Surely we need more of the apostolic pattern of evangelism, when the whole church engages in this program of ministry. It is not merely to sell a paper or to solicit a donation for missions, but to train members to go out and meet the needs of their neighbors.
Other religious groups have caught this vision. Recently the Church of England set in motion a plan to visit every home throughout the British Isles. This was an effort to spread the good news of grace, but it was also an effort to find the missing members of their flock. Even the Roman Catholic Church is seeking to stir her members to action. John O'Brien says:
"The obligation of winning souls for Christ rests upon the conscience of every Catholic lay man and woman. . . . Convert work will then be not an occasional spasmodic affair, but the steady persistent, un remitting work of priest and people."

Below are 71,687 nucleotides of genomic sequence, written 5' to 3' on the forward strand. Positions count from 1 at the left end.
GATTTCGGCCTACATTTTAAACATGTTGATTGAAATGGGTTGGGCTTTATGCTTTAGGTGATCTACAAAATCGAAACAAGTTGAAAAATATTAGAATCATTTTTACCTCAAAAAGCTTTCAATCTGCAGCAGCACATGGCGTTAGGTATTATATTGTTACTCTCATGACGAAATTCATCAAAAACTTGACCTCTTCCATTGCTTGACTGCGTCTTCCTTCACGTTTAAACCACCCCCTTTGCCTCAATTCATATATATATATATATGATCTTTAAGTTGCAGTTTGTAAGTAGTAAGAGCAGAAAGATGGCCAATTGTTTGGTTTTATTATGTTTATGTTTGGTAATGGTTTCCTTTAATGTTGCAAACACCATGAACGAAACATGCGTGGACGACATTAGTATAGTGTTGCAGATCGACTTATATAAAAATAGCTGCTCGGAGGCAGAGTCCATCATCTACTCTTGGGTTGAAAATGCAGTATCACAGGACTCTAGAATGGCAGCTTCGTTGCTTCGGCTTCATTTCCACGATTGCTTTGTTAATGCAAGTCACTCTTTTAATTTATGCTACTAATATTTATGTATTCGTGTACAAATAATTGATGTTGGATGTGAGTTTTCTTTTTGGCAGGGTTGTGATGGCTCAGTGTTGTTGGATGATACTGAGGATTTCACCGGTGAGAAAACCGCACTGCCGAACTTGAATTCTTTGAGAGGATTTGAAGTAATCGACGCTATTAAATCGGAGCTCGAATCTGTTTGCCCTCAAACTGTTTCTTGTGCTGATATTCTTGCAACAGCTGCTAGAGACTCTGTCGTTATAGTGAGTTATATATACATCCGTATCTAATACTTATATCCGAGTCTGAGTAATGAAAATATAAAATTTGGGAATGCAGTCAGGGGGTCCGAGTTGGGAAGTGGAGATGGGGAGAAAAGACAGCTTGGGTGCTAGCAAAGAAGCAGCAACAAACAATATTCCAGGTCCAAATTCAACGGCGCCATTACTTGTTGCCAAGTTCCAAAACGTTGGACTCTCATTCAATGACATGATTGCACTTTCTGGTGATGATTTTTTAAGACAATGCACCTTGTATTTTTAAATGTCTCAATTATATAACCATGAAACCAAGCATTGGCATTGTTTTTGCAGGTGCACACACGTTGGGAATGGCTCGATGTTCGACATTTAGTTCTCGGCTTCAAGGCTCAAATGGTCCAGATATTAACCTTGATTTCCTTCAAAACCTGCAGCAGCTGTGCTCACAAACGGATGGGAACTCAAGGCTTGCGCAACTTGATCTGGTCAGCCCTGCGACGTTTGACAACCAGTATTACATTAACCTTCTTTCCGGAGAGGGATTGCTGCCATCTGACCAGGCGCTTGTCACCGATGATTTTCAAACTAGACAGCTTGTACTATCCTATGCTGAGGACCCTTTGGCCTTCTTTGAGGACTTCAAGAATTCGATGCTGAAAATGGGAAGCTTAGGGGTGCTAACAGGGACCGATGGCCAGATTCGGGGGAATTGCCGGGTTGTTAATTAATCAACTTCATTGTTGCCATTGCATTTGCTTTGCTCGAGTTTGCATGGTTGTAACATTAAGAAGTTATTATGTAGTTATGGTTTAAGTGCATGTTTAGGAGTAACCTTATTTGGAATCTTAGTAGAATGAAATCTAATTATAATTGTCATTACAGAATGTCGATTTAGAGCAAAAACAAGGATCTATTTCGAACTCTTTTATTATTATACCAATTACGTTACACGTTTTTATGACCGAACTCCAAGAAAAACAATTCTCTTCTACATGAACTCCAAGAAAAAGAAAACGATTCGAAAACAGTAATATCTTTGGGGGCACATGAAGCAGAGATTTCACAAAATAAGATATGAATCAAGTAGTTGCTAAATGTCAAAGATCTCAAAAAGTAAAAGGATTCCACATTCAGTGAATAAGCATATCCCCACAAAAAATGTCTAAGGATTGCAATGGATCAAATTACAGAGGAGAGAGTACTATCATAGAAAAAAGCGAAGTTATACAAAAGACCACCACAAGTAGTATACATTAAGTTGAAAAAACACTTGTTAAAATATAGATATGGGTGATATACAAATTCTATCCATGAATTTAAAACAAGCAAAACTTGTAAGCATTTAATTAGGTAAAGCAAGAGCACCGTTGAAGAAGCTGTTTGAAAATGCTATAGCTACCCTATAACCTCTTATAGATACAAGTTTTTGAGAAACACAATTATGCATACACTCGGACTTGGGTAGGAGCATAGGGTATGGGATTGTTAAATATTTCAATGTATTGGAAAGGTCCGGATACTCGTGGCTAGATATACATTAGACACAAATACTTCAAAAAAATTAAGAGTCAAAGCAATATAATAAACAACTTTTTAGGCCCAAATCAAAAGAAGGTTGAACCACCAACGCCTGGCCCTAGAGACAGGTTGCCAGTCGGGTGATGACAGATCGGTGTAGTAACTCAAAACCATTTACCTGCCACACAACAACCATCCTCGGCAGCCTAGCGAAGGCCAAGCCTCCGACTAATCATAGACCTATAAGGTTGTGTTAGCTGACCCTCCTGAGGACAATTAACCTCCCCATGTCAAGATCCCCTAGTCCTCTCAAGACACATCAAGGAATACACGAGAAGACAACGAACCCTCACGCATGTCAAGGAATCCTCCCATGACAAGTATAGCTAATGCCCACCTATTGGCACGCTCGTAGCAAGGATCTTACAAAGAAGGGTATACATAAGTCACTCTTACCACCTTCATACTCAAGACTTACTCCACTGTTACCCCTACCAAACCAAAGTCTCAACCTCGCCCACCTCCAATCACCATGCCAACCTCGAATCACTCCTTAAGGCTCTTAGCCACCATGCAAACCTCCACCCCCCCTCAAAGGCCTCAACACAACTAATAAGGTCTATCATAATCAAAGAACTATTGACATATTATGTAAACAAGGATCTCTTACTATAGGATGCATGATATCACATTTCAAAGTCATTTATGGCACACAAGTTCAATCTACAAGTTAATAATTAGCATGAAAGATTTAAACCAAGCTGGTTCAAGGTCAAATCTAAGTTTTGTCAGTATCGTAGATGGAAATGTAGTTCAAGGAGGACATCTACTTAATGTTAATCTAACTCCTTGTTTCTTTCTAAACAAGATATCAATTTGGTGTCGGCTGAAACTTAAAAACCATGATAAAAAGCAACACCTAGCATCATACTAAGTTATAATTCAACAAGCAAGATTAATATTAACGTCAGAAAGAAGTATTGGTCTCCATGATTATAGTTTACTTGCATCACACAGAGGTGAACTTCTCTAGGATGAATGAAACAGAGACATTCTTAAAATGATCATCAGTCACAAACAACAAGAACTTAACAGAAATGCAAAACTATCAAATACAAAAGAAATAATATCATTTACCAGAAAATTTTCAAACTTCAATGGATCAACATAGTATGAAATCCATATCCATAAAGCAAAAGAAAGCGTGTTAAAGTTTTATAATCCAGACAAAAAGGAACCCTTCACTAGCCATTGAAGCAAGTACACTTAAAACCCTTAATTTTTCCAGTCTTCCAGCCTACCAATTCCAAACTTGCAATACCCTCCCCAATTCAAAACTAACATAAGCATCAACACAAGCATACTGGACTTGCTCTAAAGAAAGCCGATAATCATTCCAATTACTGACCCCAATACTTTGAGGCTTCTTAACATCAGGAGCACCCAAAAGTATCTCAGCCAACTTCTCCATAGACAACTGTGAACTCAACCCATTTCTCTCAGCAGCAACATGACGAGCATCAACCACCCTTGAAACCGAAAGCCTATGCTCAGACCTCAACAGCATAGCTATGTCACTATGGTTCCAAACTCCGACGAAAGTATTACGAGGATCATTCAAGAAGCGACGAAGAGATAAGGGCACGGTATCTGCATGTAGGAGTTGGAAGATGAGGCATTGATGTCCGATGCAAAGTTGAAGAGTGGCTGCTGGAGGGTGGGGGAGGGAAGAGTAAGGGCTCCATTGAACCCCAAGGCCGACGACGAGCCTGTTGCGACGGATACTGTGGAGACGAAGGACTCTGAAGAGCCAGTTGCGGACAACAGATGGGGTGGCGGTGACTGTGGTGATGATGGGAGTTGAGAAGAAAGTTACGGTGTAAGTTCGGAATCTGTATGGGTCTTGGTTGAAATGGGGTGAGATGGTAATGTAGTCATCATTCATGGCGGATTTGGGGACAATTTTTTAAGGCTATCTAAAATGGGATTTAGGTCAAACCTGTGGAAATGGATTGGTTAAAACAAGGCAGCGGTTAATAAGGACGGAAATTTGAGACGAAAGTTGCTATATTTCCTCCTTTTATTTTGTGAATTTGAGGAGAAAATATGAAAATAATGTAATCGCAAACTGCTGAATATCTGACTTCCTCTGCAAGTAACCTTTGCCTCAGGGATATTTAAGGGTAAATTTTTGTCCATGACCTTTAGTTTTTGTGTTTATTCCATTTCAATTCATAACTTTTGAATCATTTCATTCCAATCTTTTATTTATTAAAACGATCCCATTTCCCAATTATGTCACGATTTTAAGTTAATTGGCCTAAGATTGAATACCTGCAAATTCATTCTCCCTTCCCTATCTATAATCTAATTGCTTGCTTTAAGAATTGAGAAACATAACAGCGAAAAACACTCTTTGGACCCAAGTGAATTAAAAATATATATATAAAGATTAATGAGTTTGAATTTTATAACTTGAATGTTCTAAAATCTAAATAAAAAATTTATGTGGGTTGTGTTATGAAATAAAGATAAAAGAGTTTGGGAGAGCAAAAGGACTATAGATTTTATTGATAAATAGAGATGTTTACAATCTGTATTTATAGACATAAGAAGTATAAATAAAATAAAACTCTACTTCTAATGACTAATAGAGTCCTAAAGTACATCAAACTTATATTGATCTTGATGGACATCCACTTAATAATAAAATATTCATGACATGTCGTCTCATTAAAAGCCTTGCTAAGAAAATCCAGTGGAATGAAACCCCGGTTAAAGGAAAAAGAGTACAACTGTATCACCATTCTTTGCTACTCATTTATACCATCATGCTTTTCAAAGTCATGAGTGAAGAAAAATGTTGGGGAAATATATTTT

Until that is accomplished we shall limp along with the pathetic average of 2.7 converts per priest per year, while the mountain of churchless people grows ever larger. . . . Until the search for the sheep that are lost, strayed, or stolen becomes the daily concern of pastor, nuns, adults, and youth, we shall continue to average but one lone convert a year for 250 Catholics." JOHN A. O. Briex, Why Not Share the Faith? pp. 1, 2.
Then this same author cites the activities of Jehovah's Witnesses. He states that this sect "had a membership in 1940 of less than 44,000 in America. By the end of 1946 its membership had skyrocketed to 500,000 an increase of more than 1,000%!" Then he asks, "How was it achieved? By the flaming, crusading zeal of its members who go from house to house to peddle their wares and stand on the street corners in rain or snow to sell their Watchtowers."—Ibid., pp. 14, 15.